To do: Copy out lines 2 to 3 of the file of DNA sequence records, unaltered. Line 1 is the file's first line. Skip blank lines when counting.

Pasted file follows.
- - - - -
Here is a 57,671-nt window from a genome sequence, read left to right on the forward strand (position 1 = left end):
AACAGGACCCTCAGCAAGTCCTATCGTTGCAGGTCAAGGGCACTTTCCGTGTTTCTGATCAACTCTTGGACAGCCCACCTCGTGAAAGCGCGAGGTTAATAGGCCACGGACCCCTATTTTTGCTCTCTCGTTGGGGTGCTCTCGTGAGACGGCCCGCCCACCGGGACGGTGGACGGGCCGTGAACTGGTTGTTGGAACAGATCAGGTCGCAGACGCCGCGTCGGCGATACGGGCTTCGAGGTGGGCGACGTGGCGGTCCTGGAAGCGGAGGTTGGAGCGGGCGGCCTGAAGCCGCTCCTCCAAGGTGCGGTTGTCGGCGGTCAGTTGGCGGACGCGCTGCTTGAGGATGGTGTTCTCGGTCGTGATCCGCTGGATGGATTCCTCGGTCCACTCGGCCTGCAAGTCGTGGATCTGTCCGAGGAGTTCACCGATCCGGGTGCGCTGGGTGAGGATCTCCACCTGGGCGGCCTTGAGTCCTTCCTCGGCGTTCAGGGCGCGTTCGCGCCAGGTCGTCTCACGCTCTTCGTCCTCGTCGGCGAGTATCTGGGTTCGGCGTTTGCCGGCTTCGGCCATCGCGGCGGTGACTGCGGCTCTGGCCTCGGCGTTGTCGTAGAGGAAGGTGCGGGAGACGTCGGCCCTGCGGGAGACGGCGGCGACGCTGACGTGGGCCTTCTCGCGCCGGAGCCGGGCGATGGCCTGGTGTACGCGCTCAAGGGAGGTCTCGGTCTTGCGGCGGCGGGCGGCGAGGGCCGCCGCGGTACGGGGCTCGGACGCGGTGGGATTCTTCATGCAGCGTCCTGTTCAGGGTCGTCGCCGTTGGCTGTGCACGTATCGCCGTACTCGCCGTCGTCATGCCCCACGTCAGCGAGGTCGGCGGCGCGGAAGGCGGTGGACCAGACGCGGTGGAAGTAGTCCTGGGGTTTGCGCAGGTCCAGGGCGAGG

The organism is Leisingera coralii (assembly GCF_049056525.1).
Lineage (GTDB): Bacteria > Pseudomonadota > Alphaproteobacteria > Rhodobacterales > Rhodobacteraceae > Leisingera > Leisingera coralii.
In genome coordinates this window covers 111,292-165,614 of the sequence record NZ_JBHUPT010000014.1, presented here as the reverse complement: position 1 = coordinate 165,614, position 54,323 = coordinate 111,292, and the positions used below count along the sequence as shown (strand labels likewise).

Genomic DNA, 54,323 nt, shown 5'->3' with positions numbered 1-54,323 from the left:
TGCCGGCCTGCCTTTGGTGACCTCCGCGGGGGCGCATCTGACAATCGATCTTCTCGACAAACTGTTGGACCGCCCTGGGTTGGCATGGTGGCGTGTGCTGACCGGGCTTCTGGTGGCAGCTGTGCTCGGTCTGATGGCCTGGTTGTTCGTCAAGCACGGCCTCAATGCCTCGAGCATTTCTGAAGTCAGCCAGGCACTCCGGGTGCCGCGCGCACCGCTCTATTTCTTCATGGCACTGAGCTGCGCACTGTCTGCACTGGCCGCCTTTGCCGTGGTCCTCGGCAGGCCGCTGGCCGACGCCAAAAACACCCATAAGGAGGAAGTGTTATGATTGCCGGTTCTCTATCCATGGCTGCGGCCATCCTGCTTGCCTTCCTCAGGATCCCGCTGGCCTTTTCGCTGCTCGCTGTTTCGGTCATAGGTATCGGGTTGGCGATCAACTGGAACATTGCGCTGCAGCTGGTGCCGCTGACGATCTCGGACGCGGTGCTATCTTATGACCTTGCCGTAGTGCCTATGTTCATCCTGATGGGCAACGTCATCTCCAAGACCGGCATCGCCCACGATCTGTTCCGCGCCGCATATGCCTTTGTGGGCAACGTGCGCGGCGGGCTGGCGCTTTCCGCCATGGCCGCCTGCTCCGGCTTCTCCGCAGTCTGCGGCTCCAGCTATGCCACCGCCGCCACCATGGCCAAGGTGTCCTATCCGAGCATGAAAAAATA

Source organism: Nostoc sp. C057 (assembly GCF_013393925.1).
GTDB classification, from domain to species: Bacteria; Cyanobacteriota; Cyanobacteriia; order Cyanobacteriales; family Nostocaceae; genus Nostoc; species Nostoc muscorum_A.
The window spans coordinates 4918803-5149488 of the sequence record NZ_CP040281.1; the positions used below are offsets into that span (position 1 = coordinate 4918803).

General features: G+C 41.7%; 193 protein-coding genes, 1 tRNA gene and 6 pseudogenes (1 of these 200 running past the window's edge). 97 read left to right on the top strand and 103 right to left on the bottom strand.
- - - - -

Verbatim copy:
AACAGGACCCTCAGCAAGTCCTATCGTTGCAGGTCAAGGGCACTTTCCGTGTTTCTGATCAACTCTTGGACAGCCCACCTCGTGAAAGCGCGAGGTTAATAGGCCACGGACCCCTATTTTTGCTCTCTCGTTGGGGTGCTCTCGTGAGACGGCCCGCCCACCGGGACGGTGGACGGGCCGTGAACTGGTTGTTGGAACAGATCAGGTCGCAGACGCCGCGTCGGCGATACGGGCTTCGAGGTGGGCGACGTGGCGGTCCTGGAAGCGGAGGTTGGAGCGGGCGGCCTGAAGCCGCTCCTCCAAGGTGCGGTTGTCGGCGGTCAGTTGGCGGACGCGCTGCTTGAGGATGGTGTTCTCGGTCGTGATCCGCTGGATGGATTCCTCGGTCCACTCGGCCTGCAAGTCGTGGATCTGTCCGAGGAGTTCACCGATCCGGGTGCGCTGGGTGAGGATCTCCACCTGGGCGGCCTTGAGTCCTTCCTCGGCGTTCAGGGCGCGTTCGCGCCAGGTCGTCTCACGCTCTTCGTCCTCGTCGGCGAGTATCTGGGTTCGGCGTTTGCCGGCTTCGGCCATCGCGGCGGTGACTGCGGCTCTGGCCTCGGCGTTGTCGTAGAGGAAGGTGCGGGAGACGTCGGCCCTGCGGGAGACGGCGGCGACGCTGACGTGGGCCTTCTCGCGCCGGAGCCGGGCGATGGCCTGGTGTACGCGCTCAAGGGAGGTCTCGGTCTTGCGGCGGCGGGCGGCGAGGGCCGCCGCGGTACGGGGCTCGGACGCGGTGGGATTCTTCATGCAGCGTCCTGTTCAGGGTCGTCGCCGTTGGCTGTGCACGTATCGCCGTACTCGCCGTCGTCATGCCCCACGTCAGCGAGGTCGGCGGCGCGGAAGGCGGTGGACCAGACGCGGTGGAAGTAGTCCTGGGGTTTGCGCAGGTCCAGGGCGAGG

The organism is Leisingera coralii (assembly GCF_049056525.1).